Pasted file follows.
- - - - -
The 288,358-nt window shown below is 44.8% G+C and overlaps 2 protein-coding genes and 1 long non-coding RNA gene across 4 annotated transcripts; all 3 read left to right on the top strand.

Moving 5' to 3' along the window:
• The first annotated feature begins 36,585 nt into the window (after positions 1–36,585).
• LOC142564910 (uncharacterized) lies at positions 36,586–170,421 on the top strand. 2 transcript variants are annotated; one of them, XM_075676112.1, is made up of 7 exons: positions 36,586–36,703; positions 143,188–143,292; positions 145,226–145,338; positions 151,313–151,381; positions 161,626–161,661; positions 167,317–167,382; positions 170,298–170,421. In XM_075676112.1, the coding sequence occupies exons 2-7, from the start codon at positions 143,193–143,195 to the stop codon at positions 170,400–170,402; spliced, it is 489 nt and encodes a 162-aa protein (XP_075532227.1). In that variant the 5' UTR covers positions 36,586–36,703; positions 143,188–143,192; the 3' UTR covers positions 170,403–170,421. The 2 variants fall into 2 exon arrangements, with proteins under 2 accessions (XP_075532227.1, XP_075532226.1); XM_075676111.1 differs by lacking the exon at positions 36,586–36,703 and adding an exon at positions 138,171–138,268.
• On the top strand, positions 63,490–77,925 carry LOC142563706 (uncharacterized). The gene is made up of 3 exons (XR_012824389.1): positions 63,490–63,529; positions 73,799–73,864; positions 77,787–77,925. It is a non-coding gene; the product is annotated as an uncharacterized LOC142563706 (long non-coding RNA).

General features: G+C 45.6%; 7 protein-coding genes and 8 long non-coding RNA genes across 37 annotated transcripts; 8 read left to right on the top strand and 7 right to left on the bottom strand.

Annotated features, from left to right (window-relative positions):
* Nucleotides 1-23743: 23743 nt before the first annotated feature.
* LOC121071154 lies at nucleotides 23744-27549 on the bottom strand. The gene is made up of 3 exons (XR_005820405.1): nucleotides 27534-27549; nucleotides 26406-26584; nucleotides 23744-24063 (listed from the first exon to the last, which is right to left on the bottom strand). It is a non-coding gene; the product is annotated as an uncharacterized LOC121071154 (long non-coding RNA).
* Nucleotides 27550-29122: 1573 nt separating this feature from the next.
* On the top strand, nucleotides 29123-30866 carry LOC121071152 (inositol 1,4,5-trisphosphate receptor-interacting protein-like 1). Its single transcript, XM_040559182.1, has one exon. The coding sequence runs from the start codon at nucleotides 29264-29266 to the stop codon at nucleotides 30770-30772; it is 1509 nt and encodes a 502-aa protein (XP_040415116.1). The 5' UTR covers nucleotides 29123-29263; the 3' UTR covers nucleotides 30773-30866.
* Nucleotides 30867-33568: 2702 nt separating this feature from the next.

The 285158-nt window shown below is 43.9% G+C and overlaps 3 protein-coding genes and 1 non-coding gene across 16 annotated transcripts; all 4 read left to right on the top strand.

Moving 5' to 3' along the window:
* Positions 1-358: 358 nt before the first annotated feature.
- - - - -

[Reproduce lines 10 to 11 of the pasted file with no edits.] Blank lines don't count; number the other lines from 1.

* Nucleotides 27550-29122: 1573 nt separating this feature from the next.
* On the top strand, nucleotides 29123-30866 carry LOC121071152 (inositol 1,4,5-trisphosphate receptor-interacting protein-like 1). Its single transcript, XM_040559182.1, has one exon. The coding sequence runs from the start codon at nucleotides 29264-29266 to the stop codon at nucleotides 30770-30772; it is 1509 nt and encodes a 502-aa protein (XP_040415116.1). The 5' UTR covers nucleotides 29123-29263; the 3' UTR covers nucleotides 30773-30866.